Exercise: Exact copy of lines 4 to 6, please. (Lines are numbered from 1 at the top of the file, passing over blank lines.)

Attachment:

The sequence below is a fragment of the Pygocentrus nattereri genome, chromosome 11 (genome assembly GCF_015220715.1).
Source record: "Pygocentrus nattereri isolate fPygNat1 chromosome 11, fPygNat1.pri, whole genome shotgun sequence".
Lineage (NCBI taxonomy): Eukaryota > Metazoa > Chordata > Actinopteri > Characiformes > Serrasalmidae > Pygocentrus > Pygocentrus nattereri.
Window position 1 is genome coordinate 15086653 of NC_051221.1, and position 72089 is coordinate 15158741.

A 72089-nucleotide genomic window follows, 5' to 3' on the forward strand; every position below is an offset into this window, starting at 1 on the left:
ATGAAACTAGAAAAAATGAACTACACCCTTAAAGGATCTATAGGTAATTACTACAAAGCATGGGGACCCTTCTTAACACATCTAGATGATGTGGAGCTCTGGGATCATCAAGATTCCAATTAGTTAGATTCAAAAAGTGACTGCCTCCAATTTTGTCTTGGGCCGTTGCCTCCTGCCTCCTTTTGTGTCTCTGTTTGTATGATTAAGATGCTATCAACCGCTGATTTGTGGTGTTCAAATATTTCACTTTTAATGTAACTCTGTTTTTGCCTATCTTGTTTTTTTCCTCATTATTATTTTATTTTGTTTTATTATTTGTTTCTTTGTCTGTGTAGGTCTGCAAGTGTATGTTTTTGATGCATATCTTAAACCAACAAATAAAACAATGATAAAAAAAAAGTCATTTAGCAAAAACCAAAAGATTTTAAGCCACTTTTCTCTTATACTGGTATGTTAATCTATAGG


Window position 1 is genome coordinate 15086653 of NC_051221.1, and position 72089 is coordinate 15158741.

A 72089-nucleotide genomic window follows, 5' to 3' on the forward strand; every position below is an offset into this window, starting at 1 on the left:
ATGAAACTAGAAAAAATGAACTACACCCTTAAAGGATCTATAGGTAATTACTACAAAGCATGGGGACCCTTCTTAACACATCTAGATGATGTGGAGCTCTGGGATCATCAAGATTCCAATTAGTTAGATTCAAAAAGTGACTGCCTCCAATTTTGTCTTGGGCCGTTGCCTCCTGCCTCCTTTTGTGTCTCTGTTTGTATGATTAAGATGCTATCAACCGCTGATTTGTGGTGTTCAAATATTTCACTTTTAATGTAACTCTGTTTTTGCCTATCTTGTTTTTTTCCTCATTATTATTTTATTTTGTTTTATTATTTGTTTCTTTGTCTGTGTAGGTCTGCAAGTGTATGTTTTTGATGCATATCTTAAACCAACAAATAAAACAATGATAAAAAAAAAGTCATTTAGCAAAAACCAAAAGATTTTAAGCCACTTTTCTCTTATACTGGTATGTTAATCTATAGG